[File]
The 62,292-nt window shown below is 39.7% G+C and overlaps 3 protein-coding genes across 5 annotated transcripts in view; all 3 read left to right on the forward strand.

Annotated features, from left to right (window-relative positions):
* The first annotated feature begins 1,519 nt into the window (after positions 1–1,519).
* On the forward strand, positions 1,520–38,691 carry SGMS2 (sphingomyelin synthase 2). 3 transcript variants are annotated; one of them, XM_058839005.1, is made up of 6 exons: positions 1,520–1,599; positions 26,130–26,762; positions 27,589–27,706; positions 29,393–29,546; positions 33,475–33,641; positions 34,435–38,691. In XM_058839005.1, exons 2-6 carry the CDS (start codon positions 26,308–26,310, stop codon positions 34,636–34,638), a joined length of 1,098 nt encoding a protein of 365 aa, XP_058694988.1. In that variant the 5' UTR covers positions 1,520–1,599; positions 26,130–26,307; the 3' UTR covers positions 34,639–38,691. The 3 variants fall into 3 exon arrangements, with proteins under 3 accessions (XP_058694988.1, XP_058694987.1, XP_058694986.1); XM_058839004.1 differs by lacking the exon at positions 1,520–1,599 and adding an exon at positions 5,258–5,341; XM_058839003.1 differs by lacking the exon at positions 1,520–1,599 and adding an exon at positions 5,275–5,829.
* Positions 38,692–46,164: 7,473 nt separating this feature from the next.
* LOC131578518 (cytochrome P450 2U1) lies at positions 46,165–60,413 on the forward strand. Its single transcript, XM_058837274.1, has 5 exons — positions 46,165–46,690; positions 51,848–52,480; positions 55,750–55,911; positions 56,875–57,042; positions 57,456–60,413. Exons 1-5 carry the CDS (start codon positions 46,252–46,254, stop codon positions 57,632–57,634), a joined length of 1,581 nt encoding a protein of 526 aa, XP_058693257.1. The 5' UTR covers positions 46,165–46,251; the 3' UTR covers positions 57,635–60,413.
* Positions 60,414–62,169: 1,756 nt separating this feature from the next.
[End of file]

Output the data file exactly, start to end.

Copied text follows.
The 62,292-nt window shown below is 39.7% G+C and overlaps 3 protein-coding genes across 5 annotated transcripts in view; all 3 read left to right on the forward strand.

Annotated features, from left to right (window-relative positions):
* The first annotated feature begins 1,519 nt into the window (after positions 1–1,519).
* On the forward strand, positions 1,520–38,691 carry SGMS2 (sphingomyelin synthase 2). 3 transcript variants are annotated; one of them, XM_058839005.1, is made up of 6 exons: positions 1,520–1,599; positions 26,130–26,762; positions 27,589–27,706; positions 29,393–29,546; positions 33,475–33,641; positions 34,435–38,691. In XM_058839005.1, exons 2-6 carry the CDS (start codon positions 26,308–26,310, stop codon positions 34,636–34,638), a joined length of 1,098 nt encoding a protein of 365 aa, XP_058694988.1. In that variant the 5' UTR covers positions 1,520–1,599; positions 26,130–26,307; the 3' UTR covers positions 34,639–38,691. The 3 variants fall into 3 exon arrangements, with proteins under 3 accessions (XP_058694988.1, XP_058694987.1, XP_058694986.1); XM_058839004.1 differs by lacking the exon at positions 1,520–1,599 and adding an exon at positions 5,258–5,341; XM_058839003.1 differs by lacking the exon at positions 1,520–1,599 and adding an exon at positions 5,275–5,829.
* Positions 38,692–46,164: 7,473 nt separating this feature from the next.
* LOC131578518 (cytochrome P450 2U1) lies at positions 46,165–60,413 on the forward strand. Its single transcript, XM_058837274.1, has 5 exons — positions 46,165–46,690; positions 51,848–52,480; positions 55,750–55,911; positions 56,875–57,042; positions 57,456–60,413. Exons 1-5 carry the CDS (start codon positions 46,252–46,254, stop codon positions 57,632–57,634), a joined length of 1,581 nt encoding a protein of 526 aa, XP_058693257.1. The 5' UTR covers positions 46,165–46,251; the 3' UTR covers positions 57,635–60,413.
* Positions 60,414–62,169: 1,756 nt separating this feature from the next.